Your career may take you to emerging markets around the globe. You will need to be able to communicate well with executives who have had the chance to study English as well as craftsmen who have never studied another language. Cultural awareness and the ability to switch easily between English and the language of the region can make you an invaluable asset.
Language studies encourage the student to move through the human experience to understand the development of language in homo sapiens. This degree can combine both language and linguistics.
In addition to English, you will likely need to learn another language. During this course of study, you will also learn about the
- history of the language
- phonetics and sound formation
- morphology, or the forms of words
A degree in language studies can give you a great deal of cultural awareness. You may find work as a writer, translator, teacher, or diplomat. If you have a strong interest in technology, you may also find work in developing speech-to-text software and language processing.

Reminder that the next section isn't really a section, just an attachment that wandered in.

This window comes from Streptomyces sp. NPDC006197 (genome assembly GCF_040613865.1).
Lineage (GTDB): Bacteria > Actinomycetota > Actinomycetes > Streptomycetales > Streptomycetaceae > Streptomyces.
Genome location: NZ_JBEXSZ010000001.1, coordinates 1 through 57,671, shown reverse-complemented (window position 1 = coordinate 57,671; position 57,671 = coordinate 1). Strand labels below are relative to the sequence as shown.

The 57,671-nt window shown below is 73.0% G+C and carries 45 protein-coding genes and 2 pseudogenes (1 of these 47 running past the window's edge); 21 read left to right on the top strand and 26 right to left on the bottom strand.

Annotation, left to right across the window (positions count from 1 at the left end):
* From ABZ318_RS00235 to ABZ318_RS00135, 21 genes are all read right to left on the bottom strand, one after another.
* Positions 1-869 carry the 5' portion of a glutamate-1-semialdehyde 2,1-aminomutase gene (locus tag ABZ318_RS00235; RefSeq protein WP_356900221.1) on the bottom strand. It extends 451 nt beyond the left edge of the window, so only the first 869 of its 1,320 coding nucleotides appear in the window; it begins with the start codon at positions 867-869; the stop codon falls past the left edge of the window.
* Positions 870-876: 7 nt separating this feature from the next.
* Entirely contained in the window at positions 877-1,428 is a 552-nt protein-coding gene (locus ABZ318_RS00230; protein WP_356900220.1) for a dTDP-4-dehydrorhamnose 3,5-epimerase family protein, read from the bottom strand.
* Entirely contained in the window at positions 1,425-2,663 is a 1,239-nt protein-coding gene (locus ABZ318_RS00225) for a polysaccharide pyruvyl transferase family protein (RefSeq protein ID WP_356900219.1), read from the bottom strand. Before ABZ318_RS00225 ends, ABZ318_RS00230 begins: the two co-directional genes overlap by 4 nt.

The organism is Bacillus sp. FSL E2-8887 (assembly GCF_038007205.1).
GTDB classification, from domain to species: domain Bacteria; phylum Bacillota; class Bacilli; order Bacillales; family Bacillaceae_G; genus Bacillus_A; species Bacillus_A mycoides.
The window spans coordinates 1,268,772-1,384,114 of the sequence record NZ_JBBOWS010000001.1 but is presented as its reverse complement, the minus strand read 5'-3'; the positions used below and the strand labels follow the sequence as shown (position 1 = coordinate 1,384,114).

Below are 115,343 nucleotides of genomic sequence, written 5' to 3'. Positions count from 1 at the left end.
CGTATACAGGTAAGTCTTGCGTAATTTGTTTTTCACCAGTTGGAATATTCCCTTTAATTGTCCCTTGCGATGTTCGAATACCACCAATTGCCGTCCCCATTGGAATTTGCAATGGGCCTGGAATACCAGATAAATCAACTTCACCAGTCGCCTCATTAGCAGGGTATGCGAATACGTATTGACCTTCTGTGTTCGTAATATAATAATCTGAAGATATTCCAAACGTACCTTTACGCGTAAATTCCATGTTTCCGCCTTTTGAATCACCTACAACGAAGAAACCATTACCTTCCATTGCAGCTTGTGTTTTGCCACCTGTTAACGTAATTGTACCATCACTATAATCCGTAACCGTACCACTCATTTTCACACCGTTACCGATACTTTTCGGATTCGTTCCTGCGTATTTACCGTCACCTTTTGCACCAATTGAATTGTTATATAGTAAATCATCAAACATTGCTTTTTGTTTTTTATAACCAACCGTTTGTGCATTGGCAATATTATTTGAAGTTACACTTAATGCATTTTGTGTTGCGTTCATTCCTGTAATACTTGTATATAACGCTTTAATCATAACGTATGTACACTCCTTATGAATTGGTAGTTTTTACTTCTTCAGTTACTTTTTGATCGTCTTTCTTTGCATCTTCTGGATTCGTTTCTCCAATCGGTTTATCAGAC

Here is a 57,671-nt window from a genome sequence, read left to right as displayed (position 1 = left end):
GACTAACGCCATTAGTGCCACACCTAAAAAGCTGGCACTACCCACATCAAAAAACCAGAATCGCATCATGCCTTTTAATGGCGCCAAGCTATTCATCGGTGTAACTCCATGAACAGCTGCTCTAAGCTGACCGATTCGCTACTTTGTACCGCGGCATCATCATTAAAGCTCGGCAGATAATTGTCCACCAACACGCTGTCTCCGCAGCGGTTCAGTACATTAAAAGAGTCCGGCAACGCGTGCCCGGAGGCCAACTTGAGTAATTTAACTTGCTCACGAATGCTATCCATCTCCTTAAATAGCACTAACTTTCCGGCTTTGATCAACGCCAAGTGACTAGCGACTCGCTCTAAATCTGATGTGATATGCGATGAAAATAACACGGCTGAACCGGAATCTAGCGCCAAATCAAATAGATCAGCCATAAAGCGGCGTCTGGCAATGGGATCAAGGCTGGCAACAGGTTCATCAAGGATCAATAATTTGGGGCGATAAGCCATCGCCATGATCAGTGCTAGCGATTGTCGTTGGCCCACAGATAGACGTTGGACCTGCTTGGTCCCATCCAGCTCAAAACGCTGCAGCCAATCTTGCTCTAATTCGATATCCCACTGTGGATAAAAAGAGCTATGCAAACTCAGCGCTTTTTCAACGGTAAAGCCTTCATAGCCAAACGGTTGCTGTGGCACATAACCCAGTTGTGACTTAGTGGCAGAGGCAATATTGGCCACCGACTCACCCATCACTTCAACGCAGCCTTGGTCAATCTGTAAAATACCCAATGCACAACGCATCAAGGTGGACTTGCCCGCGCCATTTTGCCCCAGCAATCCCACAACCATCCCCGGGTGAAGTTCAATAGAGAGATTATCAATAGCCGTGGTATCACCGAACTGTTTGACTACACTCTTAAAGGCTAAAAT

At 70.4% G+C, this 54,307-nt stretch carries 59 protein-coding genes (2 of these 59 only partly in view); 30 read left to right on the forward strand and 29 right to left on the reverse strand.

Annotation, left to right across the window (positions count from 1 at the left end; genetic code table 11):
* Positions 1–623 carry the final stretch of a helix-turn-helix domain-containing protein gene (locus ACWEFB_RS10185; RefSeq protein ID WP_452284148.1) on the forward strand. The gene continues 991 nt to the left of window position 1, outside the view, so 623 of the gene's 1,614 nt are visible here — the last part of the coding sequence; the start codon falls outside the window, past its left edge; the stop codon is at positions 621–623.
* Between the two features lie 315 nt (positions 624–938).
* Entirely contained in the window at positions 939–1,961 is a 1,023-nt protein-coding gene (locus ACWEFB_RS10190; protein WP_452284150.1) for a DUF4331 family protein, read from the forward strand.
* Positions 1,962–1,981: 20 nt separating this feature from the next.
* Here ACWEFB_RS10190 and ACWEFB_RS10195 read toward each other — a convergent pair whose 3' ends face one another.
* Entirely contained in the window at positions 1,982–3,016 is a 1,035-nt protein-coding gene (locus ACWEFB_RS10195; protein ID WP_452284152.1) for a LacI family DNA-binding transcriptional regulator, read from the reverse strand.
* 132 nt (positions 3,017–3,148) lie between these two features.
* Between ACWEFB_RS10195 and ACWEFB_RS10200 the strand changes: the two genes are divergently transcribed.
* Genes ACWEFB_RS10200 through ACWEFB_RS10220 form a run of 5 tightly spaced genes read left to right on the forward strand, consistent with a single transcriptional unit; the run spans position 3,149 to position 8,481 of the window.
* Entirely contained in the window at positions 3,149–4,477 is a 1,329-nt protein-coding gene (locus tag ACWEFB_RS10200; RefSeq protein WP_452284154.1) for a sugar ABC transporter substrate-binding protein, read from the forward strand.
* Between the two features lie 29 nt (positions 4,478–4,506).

Language study professionals may also find that this degree can help in further training in the fields of speech therapy and counseling. Current studies indicate that many who struggle with mental illness also suffer from limited language capabilities.
The combination of linguistics and anthropology allows the student of languages to study the language of social life, rather than the language of literature. At the sidewalk level, this means that linguistic anthropology studies unedited language. This may include the study of cultures that have no written language. You may also be working with those who are denied an education or have limited reading and writing capabilities.